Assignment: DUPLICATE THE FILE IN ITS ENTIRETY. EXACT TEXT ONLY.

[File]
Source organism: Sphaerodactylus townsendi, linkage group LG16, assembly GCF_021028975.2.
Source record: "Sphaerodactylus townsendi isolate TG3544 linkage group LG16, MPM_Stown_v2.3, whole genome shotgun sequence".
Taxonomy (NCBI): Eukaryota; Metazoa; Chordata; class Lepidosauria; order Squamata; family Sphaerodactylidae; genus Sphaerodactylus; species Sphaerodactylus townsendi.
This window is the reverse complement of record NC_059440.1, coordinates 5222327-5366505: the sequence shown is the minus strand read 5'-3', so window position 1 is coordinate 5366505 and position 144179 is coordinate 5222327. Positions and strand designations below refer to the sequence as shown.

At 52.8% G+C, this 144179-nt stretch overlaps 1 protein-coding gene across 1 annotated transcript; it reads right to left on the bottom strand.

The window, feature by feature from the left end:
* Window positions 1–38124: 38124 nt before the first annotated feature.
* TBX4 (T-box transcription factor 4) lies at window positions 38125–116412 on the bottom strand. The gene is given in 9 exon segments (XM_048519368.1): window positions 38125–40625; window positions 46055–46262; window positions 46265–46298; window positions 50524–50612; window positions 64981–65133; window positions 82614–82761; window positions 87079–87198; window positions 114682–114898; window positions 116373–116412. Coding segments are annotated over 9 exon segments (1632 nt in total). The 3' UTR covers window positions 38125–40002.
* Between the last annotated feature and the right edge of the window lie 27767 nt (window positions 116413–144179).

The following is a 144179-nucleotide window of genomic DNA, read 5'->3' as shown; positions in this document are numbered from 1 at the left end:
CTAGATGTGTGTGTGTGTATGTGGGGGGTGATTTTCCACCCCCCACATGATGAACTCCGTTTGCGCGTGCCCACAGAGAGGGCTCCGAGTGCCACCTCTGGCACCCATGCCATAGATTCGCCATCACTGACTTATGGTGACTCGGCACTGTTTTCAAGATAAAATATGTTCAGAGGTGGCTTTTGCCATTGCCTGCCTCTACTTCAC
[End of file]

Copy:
Source organism: Sphaerodactylus townsendi, linkage group LG16, assembly GCF_021028975.2.
Source record: "Sphaerodactylus townsendi isolate TG3544 linkage group LG16, MPM_Stown_v2.3, whole genome shotgun sequence".
Taxonomy (NCBI): Eukaryota; Metazoa; Chordata; class Lepidosauria; order Squamata; family Sphaerodactylidae; genus Sphaerodactylus; species Sphaerodactylus townsendi.
This window is the reverse complement of record NC_059440.1, coordinates 5222327-5366505: the sequence shown is the minus strand read 5'-3', so window position 1 is coordinate 5366505 and position 144179 is coordinate 5222327. Positions and strand designations below refer to the sequence as shown.

At 52.8% G+C, this 144179-nt stretch overlaps 1 protein-coding gene across 1 annotated transcript; it reads right to left on the bottom strand.

The window, feature by feature from the left end:
* Window positions 1–38124: 38124 nt before the first annotated feature.
* TBX4 (T-box transcription factor 4) lies at window positions 38125–116412 on the bottom strand. The gene is given in 9 exon segments (XM_048519368.1): window positions 38125–40625; window positions 46055–46262; window positions 46265–46298; window positions 50524–50612; window positions 64981–65133; window positions 82614–82761; window positions 87079–87198; window positions 114682–114898; window positions 116373–116412. Coding segments are annotated over 9 exon segments (1632 nt in total). The 3' UTR covers window positions 38125–40002.
* Between the last annotated feature and the right edge of the window lie 27767 nt (window positions 116413–144179).

The following is a 144179-nucleotide window of genomic DNA, read 5'->3' as shown; positions in this document are numbered from 1 at the left end:
CTAGATGTGTGTGTGTGTATGTGGGGGGTGATTTTCCACCCCCCACATGATGAACTCCGTTTGCGCGTGCCCACAGAGAGGGCTCCGAGTGCCACCTCTGGCACCCATGCCATAGATTCGCCATCACTGACTTATGGTGACTCGGCACTGTTTTCAAGATAAAATATGTTCAGAGGTGGCTTTTGCCATTGCCTGCCTCTACTTCAC